10 smart estate planning strategies to help protect blended families

Apr 16, 2023
Source: Getty

With divorce rates on the uptick according to the Australian Bureau of Statistics, it’s no surprise that today’s families can be a mix of biological and non-biological parents and children, step-parents, step-children, half-siblings and even grandparents.

Where does that leave the assortment of beneficiaries when spouses and partners pass away? And how can you ensure as a parent or step-parent that your estate will be passed on fairly and equitably amongst the people you care for? 

Dividing the assets – who stands to lose?

Most people don’t realise that once they die, their surviving partner can do what they like with any assets they are left, especially if everything is left to them, as is common in most wills.

Sadly, one of the most common situations we see is where children from a first marriage miss out when assets are divided. A classic example is when people get older and require aged care facilities. Often the only alternative is to sell the family home to finance the move. As the home is often a core estate asset, selling it has the potential to rob future beneficiaries such as step-children, or children from a previous relationship, of a vital share of an asset when the surviving spouse passes away. 

The same goes for physical or financial gifts, which can be lost, sold, or even destroyed long before they get to the intended beneficiaries.

Estate planning strategies for blended families

There are a number of ways that can help will makers in blended families achieve what they intended for their beneficiaries and avoid expensive family conflicts at the same time. There are several strategies and we’ve highlighted ten:

  1. Clearly outline your wishes around providing for your spouse and any children in your estate plan. This normally entails updating the will to ensure different scenarios are covered, and all beneficiaries are protected. This will avoid creating a situation where some parties feel unfairly treated or excluded.
  2. If you have sufficient assets, you may wish to make provisions for your children up front, so they receive some or all of their intended inheritance at the time you die. Or, if your spouse has enough assets of their own, you could bequeath your spouse a set amount and leave everything else to your children.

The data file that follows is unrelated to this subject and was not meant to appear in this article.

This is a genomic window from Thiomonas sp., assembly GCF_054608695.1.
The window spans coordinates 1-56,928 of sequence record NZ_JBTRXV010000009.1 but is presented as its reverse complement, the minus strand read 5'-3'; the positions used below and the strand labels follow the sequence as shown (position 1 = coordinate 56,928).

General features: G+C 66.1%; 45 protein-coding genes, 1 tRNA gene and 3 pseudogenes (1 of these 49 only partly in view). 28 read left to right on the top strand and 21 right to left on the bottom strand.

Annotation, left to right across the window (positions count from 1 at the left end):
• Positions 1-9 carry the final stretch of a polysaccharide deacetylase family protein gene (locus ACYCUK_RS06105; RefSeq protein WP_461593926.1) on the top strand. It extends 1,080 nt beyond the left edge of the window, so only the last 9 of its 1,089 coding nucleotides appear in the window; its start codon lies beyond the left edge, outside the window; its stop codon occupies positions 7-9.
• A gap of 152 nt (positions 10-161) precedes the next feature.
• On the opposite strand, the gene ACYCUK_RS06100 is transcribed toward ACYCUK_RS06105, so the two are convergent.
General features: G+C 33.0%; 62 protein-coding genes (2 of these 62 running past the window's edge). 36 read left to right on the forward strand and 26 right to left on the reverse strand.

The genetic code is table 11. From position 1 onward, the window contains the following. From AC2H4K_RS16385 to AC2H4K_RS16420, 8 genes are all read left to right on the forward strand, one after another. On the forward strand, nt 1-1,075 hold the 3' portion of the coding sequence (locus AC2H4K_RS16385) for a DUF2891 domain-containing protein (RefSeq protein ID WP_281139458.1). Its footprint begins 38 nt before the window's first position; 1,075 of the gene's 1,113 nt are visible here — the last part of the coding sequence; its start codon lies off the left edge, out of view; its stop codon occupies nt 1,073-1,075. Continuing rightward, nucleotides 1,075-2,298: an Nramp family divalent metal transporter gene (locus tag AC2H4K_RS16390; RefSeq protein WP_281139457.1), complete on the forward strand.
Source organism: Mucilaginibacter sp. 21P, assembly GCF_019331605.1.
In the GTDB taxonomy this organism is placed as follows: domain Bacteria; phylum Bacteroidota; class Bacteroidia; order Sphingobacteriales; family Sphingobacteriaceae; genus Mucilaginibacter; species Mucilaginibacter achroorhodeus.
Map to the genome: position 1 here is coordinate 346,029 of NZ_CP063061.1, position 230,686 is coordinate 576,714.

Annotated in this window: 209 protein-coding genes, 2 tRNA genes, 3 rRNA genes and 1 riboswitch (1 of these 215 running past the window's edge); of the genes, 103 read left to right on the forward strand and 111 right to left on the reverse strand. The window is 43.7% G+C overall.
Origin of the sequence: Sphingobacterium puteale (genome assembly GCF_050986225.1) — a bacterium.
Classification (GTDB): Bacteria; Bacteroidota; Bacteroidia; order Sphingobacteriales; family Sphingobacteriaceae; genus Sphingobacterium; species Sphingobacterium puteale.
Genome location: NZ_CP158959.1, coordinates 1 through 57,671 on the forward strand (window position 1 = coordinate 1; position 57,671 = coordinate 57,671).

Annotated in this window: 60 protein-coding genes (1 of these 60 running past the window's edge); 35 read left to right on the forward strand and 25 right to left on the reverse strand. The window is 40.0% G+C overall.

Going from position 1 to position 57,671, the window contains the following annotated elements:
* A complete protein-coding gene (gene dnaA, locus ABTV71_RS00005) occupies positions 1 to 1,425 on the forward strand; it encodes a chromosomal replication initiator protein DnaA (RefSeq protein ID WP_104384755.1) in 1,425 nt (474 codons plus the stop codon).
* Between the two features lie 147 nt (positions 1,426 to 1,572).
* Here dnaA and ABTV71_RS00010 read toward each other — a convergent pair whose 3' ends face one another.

3. Certain trust structures can be considered, where the surviving spouse gets the use and enjoyment of assets such as property while they are alive, and then the assets within the trust pass to specified beneficiaries, such as adult children or grandchildren.
  4. Create a mutual wills agreement that involves wills made by spouses at the same time, together with a legally binding contract not to change their respective wills without the other’s consent. That said, mutual wills are not a popular option in Australia – because striking the right balance for these can be a challenge. If they are too prescriptive about what can and can’t be done, they can potentially cause financial difficulties for the surviving partner. On the flip side, if they are too general the surviving spouse could potentially spend all the capital within the estate before it passes to any children.
  5. Nominate a neutral party or an independent trustee company to act as executor. This can often help dodge unnecessary conflict during the administration of the estate and avoid delays to the will being carried out.
  6. Try not to be specific about gifts in a will, such as a particular house. Instead, nominate a beneficiary receiving a percentage of an estate rather than specific assets.
  7. If there is a chance that an asset might not exist when the will-maker dies, think about having a substitute gift. For example, you can nominate an alternative asset that can be sold as a substitute if the original asset is sold.
  8. Rather than being joint tenants where a property automatically goes to the surviving tenant if the other tenant dies, a husband and wife might consider holding property as tenants in common, which means two or more people co-own property in agreed shares. The surviving spouse gets to use and benefit from the asset as long as they want but if it is sold, their interest in the property can be transferred to the designated estate beneficiaries.
  9. Involve your intended power of attorney to ensure that any instructions in the will are clear and specific. They can apply to the court if necessary to make sure the gift to the intended beneficiary does not fail.
  10. Really think through your goals and objectives with regard to providing for everyone in your family tree, including your spouse, biological children and step-children.  Then seek out the right advice from an estate planning specialist, who can help you to document your wishes and review your strategy if your family’s circumstances change.

Be aware that different rules apply in different states. For example, in South Australia, a beneficiary can apply to the Supreme Court if they have missed out on an asset or its proceeds, while in NSW and Victoria, they still have an interest if it’s managed by the will makers’ enduring attorney or financial manager.

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